- Server sends the response to my request. As you can see it says the page was not modified since my last request. If that wasn’t the case, you would see a huge body containing all the HTML just under the headers section.
Ok, now that we are no longer scared about tcpdump let’s see some examples. First of all, if you just run tcpdump you will see all the traffic from and to your machine. That’s not very useful, you need filters depending on what you are looking for. So here are a few scenarios:
Capture traffic on localhost
You want to see traffic from your machine to your machine. If you have an API running on localhost:8080 and you are throwing request with Postman for example, you can use this command:
sudo tcpdump port 8080 -i lo
Explained: in this particular case the traffic is not going to leave your machine, and thus you have to tell tcpdump to listen on “lo”, or whatever your loopback interface is called (you can find it out with ifconfig). And regarding “port 8080” well, that is a filter! It only shows packets going to port 8080 or coming from port 8080.
Capture traffic on a remote machine
Another scenario: you have something deployed on a remote machine, listening on port 80 for example and traffic is coming from clients. You want to see requests coming from a specific client that is facing problems:
sudo tcpdump port 80 and src 126.96.36.199 -nA
Explained: as before, “port 80 and src 188.8.131.52” is the filter. It will capture packets from/to port 80 and from client “184.108.40.206”. This means that you won’t see what the server is sending back to the client, the response. If you want to see both requests and responses from that client:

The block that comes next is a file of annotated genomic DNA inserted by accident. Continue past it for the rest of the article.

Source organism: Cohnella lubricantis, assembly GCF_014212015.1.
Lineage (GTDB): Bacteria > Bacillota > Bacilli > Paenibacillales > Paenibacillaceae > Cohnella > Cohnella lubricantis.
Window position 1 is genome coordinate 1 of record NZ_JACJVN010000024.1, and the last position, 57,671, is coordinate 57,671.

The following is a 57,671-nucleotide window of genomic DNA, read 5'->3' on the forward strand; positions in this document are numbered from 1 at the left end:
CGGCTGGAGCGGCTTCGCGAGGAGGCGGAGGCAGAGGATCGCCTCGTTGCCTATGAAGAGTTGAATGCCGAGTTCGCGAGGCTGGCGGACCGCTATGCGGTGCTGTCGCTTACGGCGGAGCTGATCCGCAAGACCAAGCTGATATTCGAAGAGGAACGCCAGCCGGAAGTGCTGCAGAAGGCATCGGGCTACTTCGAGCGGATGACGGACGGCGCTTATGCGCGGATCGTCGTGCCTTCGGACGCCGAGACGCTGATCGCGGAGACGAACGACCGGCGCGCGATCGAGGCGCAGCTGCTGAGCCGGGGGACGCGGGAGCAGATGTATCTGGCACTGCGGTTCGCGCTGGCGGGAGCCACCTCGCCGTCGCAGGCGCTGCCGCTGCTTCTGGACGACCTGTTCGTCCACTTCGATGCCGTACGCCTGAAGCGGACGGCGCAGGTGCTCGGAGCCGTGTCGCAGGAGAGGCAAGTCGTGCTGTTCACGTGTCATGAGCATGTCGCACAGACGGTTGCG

sudo tcpdump 'port 80 and (src 220.127.116.11 or dst 18.104.22.168)' -nA
Now you can see everything. Note that we are using now a couple flags:
- -n tells tcpdump not to translate IPs into names
- -A tells tcpdump to print packets in ASCII. It is helpful when you want to see body requests that contain JSON for example, or query strings.
Capture and save it for later
Sometimes you just want to capture traffic and analyze it later more carefully. You can do that with tcpdump, just append -w captured.pcap to any tcpdump command and stop it when you feel you have captured enough packets. You can also limit the number of packets or the size of the pcap file with -c and -C.
After that you can open the pcap file with Wireshark, a much more visual tool that is built on top of libpcap and is thus compatible with pcap files.
tcpdump is really powerful. I don’t usually need more advanced filters, but if you are interested here is the manpage: man tcpdump
Theory says that tcpdump is fast. And that filters are compiled and optimized but is it a good idea to capture traffic in a production environment?
Well, lets check it out. I’ve created a dummy server with Node.js that just returns a bunch of JSON to the client on port 80. Deployed it on a single core, 512MB RAM server on DigitalOcean and tried 3 different scenarios:
- No tcpdump
- Capturing traffic on port 80 and storing it on a pcap file
- Capturing traffic on port 80 and displaying it on the console with -A option
I have used Apache Benchmark to throw 100.000 calls on each one of these scenarios, with 100 concurrency and measured the results:
So it seems that watching traffic as ASCII on the console hurts a bit. But not too much, I mean, if you filter traffic so you only see a few packets that’s not too bad. Also there is no point in displaying one million packets per minute, you can’t see them!
On the other hand, storing traffic on a pcap file seems to be quite cheap, as long as your traffic is not huge. For this scenario the pcap file was 150MB and contained around 1M packets.
If you are working for YouTube maybe you should not launch tcpdump on a production streaming server hehe. But for an API I don’t think it is a problem, JSON requests and responses are small. Just be careful not to capture traffic for too long or you will fill the disk.